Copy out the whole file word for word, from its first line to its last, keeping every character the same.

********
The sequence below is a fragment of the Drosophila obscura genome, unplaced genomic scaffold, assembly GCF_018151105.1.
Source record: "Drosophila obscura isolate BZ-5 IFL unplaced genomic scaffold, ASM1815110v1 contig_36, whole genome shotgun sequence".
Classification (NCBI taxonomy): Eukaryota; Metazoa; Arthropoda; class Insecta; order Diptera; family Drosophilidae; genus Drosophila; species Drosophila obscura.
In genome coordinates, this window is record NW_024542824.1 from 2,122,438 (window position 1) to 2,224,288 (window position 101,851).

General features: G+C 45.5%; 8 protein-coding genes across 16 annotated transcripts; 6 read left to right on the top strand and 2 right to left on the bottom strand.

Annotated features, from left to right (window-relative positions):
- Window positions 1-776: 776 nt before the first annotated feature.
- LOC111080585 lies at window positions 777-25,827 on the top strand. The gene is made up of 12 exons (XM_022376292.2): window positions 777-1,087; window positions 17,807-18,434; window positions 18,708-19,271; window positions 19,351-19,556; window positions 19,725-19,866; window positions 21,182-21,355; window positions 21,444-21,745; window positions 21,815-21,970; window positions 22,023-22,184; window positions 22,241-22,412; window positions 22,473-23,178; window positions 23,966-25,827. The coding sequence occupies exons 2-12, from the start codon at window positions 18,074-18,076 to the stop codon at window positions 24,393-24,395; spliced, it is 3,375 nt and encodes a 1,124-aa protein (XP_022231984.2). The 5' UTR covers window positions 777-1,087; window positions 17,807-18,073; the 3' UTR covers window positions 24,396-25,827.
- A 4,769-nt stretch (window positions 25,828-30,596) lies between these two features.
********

The sequence below is a fragment of the Drosophila obscura genome, unplaced genomic scaffold, assembly GCF_018151105.1.
Source record: "Drosophila obscura isolate BZ-5 IFL unplaced genomic scaffold, ASM1815110v1 contig_36, whole genome shotgun sequence".
Classification (NCBI taxonomy): Eukaryota; Metazoa; Arthropoda; class Insecta; order Diptera; family Drosophilidae; genus Drosophila; species Drosophila obscura.
In genome coordinates, this window is record NW_024542824.1 from 2,122,438 (window position 1) to 2,224,288 (window position 101,851).

General features: G+C 45.5%; 8 protein-coding genes across 16 annotated transcripts; 6 read left to right on the top strand and 2 right to left on the bottom strand.

Annotated features, from left to right (window-relative positions):
- Window positions 1-776: 776 nt before the first annotated feature.
- LOC111080585 lies at window positions 777-25,827 on the top strand. The gene is made up of 12 exons (XM_022376292.2): window positions 777-1,087; window positions 17,807-18,434; window positions 18,708-19,271; window positions 19,351-19,556; window positions 19,725-19,866; window positions 21,182-21,355; window positions 21,444-21,745; window positions 21,815-21,970; window positions 22,023-22,184; window positions 22,241-22,412; window positions 22,473-23,178; window positions 23,966-25,827. The coding sequence occupies exons 2-12, from the start codon at window positions 18,074-18,076 to the stop codon at window positions 24,393-24,395; spliced, it is 3,375 nt and encodes a 1,124-aa protein (XP_022231984.2). The 5' UTR covers window positions 777-1,087; window positions 17,807-18,073; the 3' UTR covers window positions 24,396-25,827.
- A 4,769-nt stretch (window positions 25,828-30,596) lies between these two features.